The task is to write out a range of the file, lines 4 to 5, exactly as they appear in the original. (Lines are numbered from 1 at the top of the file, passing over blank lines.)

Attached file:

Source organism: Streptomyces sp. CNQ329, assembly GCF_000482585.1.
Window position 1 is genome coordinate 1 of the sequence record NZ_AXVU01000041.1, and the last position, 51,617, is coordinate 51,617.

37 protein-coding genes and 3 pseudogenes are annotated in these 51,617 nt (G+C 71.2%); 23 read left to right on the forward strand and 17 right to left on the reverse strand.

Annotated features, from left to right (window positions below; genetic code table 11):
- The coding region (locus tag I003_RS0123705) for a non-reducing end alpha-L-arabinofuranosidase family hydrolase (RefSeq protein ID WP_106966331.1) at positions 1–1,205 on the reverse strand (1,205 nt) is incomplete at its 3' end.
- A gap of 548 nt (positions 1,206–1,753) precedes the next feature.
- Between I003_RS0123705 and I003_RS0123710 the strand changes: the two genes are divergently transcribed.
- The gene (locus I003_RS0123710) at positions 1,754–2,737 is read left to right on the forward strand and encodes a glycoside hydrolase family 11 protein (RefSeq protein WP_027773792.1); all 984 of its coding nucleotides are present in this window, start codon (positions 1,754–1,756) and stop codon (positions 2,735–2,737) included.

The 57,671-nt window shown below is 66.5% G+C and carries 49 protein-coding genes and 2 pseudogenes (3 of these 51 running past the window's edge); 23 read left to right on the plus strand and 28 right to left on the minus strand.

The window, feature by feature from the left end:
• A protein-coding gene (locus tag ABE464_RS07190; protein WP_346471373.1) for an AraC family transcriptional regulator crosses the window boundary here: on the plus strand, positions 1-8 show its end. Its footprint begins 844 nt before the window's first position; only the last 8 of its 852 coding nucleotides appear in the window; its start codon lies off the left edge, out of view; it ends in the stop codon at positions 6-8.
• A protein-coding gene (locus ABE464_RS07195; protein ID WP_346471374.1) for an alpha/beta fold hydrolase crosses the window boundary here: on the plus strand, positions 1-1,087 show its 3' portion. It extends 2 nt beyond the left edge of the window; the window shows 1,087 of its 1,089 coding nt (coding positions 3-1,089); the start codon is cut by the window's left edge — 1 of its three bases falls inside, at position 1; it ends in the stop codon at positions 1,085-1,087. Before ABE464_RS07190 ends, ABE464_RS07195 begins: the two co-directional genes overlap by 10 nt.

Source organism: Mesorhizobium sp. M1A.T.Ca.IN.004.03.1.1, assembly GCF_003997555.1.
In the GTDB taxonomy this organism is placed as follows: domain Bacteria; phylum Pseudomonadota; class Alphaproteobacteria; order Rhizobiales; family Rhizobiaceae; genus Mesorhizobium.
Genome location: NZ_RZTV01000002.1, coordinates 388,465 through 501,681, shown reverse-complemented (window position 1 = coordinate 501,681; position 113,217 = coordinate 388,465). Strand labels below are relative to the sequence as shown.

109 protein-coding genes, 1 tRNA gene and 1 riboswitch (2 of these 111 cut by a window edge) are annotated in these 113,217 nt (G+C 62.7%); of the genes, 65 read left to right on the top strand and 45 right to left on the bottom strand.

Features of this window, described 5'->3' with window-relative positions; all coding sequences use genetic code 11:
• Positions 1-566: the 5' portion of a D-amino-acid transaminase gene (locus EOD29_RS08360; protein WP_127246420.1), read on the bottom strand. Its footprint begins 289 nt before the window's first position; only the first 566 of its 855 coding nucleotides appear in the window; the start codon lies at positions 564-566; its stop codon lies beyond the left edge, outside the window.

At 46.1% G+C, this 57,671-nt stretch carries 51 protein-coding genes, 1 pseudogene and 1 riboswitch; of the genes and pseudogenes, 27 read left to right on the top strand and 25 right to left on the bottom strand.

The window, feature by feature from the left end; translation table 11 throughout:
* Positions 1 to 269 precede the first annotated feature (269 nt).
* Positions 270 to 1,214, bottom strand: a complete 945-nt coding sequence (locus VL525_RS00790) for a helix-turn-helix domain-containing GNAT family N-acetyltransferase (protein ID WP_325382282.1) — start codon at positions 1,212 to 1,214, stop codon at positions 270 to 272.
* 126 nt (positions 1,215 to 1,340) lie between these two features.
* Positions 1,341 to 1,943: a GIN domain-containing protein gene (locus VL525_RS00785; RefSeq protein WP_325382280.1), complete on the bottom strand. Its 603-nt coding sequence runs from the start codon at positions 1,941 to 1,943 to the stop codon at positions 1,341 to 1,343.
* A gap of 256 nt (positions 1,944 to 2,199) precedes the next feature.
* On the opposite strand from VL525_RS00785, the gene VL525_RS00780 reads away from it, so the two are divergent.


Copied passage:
Annotated features, from left to right (window positions below; genetic code table 11):
- The coding region (locus tag I003_RS0123705) for a non-reducing end alpha-L-arabinofuranosidase family hydrolase (RefSeq protein ID WP_106966331.1) at positions 1–1,205 on the reverse strand (1,205 nt) is incomplete at its 3' end.